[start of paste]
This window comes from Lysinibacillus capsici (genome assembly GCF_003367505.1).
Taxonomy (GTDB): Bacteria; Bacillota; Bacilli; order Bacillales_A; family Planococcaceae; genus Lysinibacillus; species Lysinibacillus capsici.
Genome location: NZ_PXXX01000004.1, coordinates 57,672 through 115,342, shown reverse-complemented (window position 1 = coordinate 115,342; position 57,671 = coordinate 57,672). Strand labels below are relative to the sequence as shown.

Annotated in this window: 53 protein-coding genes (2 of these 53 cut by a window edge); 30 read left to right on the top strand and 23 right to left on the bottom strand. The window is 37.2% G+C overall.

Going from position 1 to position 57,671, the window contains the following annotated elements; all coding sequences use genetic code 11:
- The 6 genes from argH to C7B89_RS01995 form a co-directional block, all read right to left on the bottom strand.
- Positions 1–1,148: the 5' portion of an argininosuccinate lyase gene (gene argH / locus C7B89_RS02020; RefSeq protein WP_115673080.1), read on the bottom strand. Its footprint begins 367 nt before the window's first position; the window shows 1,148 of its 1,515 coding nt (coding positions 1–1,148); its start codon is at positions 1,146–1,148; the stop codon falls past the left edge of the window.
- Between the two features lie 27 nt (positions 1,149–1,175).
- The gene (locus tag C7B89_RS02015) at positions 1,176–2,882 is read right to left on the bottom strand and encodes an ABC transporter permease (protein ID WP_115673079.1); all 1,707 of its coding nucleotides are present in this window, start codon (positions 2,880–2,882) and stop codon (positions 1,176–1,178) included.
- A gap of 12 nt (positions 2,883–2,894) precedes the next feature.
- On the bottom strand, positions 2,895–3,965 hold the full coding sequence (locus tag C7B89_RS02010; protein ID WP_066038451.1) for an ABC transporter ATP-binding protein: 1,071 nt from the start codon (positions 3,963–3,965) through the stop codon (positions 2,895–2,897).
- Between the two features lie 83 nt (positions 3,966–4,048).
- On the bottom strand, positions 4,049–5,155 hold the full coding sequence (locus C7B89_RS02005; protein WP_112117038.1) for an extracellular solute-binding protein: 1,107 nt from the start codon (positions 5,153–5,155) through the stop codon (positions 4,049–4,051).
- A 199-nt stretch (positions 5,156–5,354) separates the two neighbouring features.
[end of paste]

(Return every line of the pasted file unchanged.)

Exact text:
This window comes from Lysinibacillus capsici (genome assembly GCF_003367505.1).
Taxonomy (GTDB): Bacteria; Bacillota; Bacilli; order Bacillales_A; family Planococcaceae; genus Lysinibacillus; species Lysinibacillus capsici.
Genome location: NZ_PXXX01000004.1, coordinates 57,672 through 115,342, shown reverse-complemented (window position 1 = coordinate 115,342; position 57,671 = coordinate 57,672). Strand labels below are relative to the sequence as shown.

Annotated in this window: 53 protein-coding genes (2 of these 53 cut by a window edge); 30 read left to right on the top strand and 23 right to left on the bottom strand. The window is 37.2% G+C overall.

Going from position 1 to position 57,671, the window contains the following annotated elements; all coding sequences use genetic code 11:
- The 6 genes from argH to C7B89_RS01995 form a co-directional block, all read right to left on the bottom strand.
- Positions 1–1,148: the 5' portion of an argininosuccinate lyase gene (gene argH / locus C7B89_RS02020; RefSeq protein WP_115673080.1), read on the bottom strand. Its footprint begins 367 nt before the window's first position; the window shows 1,148 of its 1,515 coding nt (coding positions 1–1,148); its start codon is at positions 1,146–1,148; the stop codon falls past the left edge of the window.
- Between the two features lie 27 nt (positions 1,149–1,175).
- The gene (locus tag C7B89_RS02015) at positions 1,176–2,882 is read right to left on the bottom strand and encodes an ABC transporter permease (protein ID WP_115673079.1); all 1,707 of its coding nucleotides are present in this window, start codon (positions 2,880–2,882) and stop codon (positions 1,176–1,178) included.
- A gap of 12 nt (positions 2,883–2,894) precedes the next feature.
- On the bottom strand, positions 2,895–3,965 hold the full coding sequence (locus tag C7B89_RS02010; protein ID WP_066038451.1) for an ABC transporter ATP-binding protein: 1,071 nt from the start codon (positions 3,963–3,965) through the stop codon (positions 2,895–2,897).
- Between the two features lie 83 nt (positions 3,966–4,048).
- On the bottom strand, positions 4,049–5,155 hold the full coding sequence (locus C7B89_RS02005; protein WP_112117038.1) for an extracellular solute-binding protein: 1,107 nt from the start codon (positions 5,153–5,155) through the stop codon (positions 4,049–4,051).
- A 199-nt stretch (positions 5,156–5,354) separates the two neighbouring features.